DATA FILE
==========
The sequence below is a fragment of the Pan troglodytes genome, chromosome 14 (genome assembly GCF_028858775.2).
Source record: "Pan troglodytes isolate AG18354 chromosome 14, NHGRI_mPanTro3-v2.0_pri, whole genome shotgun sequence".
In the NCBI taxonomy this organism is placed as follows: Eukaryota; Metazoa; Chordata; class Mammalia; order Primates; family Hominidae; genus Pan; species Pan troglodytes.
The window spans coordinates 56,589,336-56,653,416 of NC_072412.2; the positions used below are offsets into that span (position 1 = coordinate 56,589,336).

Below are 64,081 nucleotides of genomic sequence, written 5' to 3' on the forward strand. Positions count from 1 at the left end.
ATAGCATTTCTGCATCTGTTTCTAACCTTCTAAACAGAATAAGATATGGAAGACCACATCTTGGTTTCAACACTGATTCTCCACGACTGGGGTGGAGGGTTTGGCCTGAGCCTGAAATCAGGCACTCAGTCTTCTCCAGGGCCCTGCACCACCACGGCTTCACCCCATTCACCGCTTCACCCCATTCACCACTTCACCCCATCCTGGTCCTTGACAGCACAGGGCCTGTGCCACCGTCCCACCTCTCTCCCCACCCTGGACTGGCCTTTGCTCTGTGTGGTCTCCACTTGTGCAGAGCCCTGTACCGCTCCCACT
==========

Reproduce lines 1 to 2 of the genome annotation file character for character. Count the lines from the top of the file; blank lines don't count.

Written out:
The sequence below is a fragment of the Pan troglodytes genome, chromosome 14 (genome assembly GCF_028858775.2).
Source record: "Pan troglodytes isolate AG18354 chromosome 14, NHGRI_mPanTro3-v2.0_pri, whole genome shotgun sequence".